Transactional Video On Demand (TVOD) retailers such as Prime Video, Google Play, YouTube Movies, and iTunes house over 400 Disney films that are not available via Disney+ and hundreds upon hundreds more 20th Century Fox films including films such as Disney’s American Legends, Mickey’s House of Villains, and The Muppets: Wizard of Oz.
Tumbleweeds In 2022
Nobody could have prepared themselves in June 2020 for the reality we’re now facing in June 2022 – one where Disney basically provided everything they were going to up front. One where the film library would shrink until 2022 when they decided to just… stop. It was around January 2022 when Disney started adding ESPN “30 for 30” documentaries. It didn’t hit everyone at first, but half a year in more and more people have realized that Disney replaced their monthly film additions with these sports documentaries. They are not supplementary, they are all there is.
We’d gone 3 months with no proper films from Fox, Disney Pictures or Touchstone (a service record) before they surprise-added Dr. Dolittle and The Sandlot on Friday, June 3rd. Unfortunately, those films are yet another round of their patented “accidental additions” or “just visiting” films. Since launch, Disney+ has regularly added Fox films with no prior warning or promotion. Often they don’t even appear in the “New to Disney+” row.
When this happens, it’s code for “don’t get attached” and often, “oops.” Every time they’ve done this the films either leave within days (accidentally added) or soon after. For example, they accidentally added Eragon last spring, then immediately removed it when they released their summer campaign promo and people commented in their mentions “we’ve had Eragon for weeks.” It had been added months early. Hot Shots and Hot Shots: Part Deux arrived the first day of April, then immediately left 2 days later. They’ve done this so many times you’ve be surprised that Disney+ is a professionally run streaming service.
The other clue titles were added on accident is the weekly graphics they put on social media each Friday. If the graphic doesn’t list the “surprise” film (like last week’s), it won’t be there long. The past 3 months without films scheduled on their press lists are the only 3 months since launch, so it’s a clear sign that things have changed suddenly, and not for the better. Not only that, the amount of films removed from the service have grown each year resulting in these unfortunate statistics that will make your head spin.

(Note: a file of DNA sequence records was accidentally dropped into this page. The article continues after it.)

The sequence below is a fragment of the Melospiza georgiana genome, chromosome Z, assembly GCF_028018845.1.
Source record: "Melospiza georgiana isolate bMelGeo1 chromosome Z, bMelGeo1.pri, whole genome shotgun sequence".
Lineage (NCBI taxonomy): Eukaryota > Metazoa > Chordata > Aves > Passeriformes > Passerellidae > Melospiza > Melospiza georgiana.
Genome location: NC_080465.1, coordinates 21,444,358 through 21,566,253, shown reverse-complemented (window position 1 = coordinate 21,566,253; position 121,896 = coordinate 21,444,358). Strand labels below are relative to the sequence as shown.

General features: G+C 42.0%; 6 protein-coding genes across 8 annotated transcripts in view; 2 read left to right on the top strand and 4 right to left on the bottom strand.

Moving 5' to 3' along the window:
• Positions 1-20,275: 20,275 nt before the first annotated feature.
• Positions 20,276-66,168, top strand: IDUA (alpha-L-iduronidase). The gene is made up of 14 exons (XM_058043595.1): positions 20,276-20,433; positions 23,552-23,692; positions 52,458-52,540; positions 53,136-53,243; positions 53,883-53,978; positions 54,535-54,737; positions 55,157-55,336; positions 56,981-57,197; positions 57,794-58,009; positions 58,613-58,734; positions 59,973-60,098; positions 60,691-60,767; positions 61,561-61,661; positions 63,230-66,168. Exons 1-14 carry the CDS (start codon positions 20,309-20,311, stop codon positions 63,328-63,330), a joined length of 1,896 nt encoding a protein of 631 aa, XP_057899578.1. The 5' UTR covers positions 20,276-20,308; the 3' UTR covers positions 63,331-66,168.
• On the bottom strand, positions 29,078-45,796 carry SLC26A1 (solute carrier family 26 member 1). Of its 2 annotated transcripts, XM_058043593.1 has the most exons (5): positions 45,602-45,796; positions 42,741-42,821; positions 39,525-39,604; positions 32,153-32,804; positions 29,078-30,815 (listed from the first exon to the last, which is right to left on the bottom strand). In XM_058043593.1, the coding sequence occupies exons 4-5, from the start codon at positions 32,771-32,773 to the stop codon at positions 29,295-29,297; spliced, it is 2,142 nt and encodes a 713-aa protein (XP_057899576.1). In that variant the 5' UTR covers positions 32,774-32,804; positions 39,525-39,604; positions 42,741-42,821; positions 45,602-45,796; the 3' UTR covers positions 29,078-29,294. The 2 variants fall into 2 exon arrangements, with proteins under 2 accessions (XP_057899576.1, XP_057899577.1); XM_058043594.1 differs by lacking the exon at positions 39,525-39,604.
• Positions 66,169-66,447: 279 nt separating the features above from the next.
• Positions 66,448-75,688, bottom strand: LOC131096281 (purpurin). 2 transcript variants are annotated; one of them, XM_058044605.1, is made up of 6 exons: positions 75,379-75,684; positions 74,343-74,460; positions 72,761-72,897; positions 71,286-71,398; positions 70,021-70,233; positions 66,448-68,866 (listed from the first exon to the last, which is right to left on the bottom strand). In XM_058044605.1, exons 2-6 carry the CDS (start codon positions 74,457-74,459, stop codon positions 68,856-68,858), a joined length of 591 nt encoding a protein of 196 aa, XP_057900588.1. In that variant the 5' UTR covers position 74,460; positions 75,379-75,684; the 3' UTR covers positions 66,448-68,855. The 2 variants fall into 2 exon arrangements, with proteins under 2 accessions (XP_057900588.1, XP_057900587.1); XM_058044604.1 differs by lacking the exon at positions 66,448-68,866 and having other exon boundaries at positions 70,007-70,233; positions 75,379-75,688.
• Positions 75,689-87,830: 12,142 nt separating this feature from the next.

Disappearing Film Library
Ignoring June 3rd’s “surprise / accidental” additions, let’s look at 2022 thus far:
From January 1 – June 1, 2022, Disney added 14 20th Century Fox library films to Disney+.
From January 1 – June 1, 2022, Disney removed 14 20th Century Fox library films from Disney+.
This is a net gain of 0 library films in half a year.
From January 1 – June 1, 2022, Disney added 2 Disney Pictures films to Disney+.
From January 1 – June 1, 2022, Disney removed 1 Disney Pictures film from Disney+.
That is a net gain of 1 library film in half a year.
At this point in 2021, Disney had achieved a net gain of over 15 films and the year ended with over 30 for each brand; 60 total. We are not hitting a 60 net gain in 2022. We won’t even hit 30 without massive improvements, fast. With all maturity ratings finally unlocked on March 16, 2022, you’d think they’d be adding Rated R films. Nope. Still 0.
2022 has seen a marked decrease in effort and catalog from their content team. The original lineup has overtaken the catalog and that’s not a problem at its core, but it is a fault when the catalog has dried up entirely. Disney+’s unique drawing point was that it would house all its own titles. Throughout the first year of the service, there were many misleading comments about “everything in one place” and “all your favorites under one roof” and the vault being “open.” As journalists like Josh Shepherd and Josh Spiegel have noted each month, that has never been true.
Certainly never as far from the truth as it has been in 2022.
Drew Ryan is a film, TV, and Disney geek. He has degrees in English, Student Personnel Administration, and Library & Information Science from Lawrence University, Concordia University-Wisconsin, and University of Wisconsin-Milwaukee. Interested in the minutia and licensing of streaming service content, he is always publishing lists, suggestions, and advocating for Disney’s missing library to be added to Disney+. Drew subscribes to Disney+, Hulu, Netflix, HBO Max, and Paramount+. You can find him waxing nostalgic over classic Disney Channel or geeking out over Marvel, CW shows, & Disney on Twitter.